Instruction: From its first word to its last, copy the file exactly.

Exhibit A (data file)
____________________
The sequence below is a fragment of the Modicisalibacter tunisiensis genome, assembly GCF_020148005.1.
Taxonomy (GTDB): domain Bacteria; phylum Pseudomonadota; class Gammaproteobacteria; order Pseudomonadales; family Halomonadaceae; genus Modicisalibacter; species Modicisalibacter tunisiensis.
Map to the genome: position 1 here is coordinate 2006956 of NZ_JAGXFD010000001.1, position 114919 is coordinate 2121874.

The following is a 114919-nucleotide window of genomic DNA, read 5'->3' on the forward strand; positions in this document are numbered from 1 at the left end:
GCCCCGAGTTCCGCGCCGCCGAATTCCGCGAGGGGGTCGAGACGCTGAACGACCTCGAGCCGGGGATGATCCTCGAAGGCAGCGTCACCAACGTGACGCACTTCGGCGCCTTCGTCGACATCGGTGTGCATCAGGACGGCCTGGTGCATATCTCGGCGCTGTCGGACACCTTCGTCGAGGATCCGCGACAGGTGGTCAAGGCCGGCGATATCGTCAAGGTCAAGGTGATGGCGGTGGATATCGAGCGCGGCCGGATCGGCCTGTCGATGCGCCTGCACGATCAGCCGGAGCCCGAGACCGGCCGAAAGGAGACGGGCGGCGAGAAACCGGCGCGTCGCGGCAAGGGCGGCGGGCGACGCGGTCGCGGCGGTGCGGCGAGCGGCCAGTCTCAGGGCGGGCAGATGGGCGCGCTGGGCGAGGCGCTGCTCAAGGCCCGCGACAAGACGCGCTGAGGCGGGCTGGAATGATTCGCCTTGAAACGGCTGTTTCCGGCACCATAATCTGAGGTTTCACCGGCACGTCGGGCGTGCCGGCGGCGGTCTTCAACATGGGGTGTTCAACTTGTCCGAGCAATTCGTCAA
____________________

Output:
The sequence below is a fragment of the Modicisalibacter tunisiensis genome, assembly GCF_020148005.1.
Taxonomy (GTDB): domain Bacteria; phylum Pseudomonadota; class Gammaproteobacteria; order Pseudomonadales; family Halomonadaceae; genus Modicisalibacter; species Modicisalibacter tunisiensis.
Map to the genome: position 1 here is coordinate 2006956 of NZ_JAGXFD010000001.1, position 114919 is coordinate 2121874.

The following is a 114919-nucleotide window of genomic DNA, read 5'->3' on the forward strand; positions in this document are numbered from 1 at the left end:
GCCCCGAGTTCCGCGCCGCCGAATTCCGCGAGGGGGTCGAGACGCTGAACGACCTCGAGCCGGGGATGATCCTCGAAGGCAGCGTCACCAACGTGACGCACTTCGGCGCCTTCGTCGACATCGGTGTGCATCAGGACGGCCTGGTGCATATCTCGGCGCTGTCGGACACCTTCGTCGAGGATCCGCGACAGGTGGTCAAGGCCGGCGATATCGTCAAGGTCAAGGTGATGGCGGTGGATATCGAGCGCGGCCGGATCGGCCTGTCGATGCGCCTGCACGATCAGCCGGAGCCCGAGACCGGCCGAAAGGAGACGGGCGGCGAGAAACCGGCGCGTCGCGGCAAGGGCGGCGGGCGACGCGGTCGCGGCGGTGCGGCGAGCGGCCAGTCTCAGGGCGGGCAGATGGGCGCGCTGGGCGAGGCGCTGCTCAAGGCCCGCGACAAGACGCGCTGAGGCGGGCTGGAATGATTCGCCTTGAAACGGCTGTTTCCGGCACCATAATCTGAGGTTTCACCGGCACGTCGGGCGTGCCGGCGGCGGTCTTCAACATGGGGTGTTCAACTTGTCCGAGCAATTCGTCAA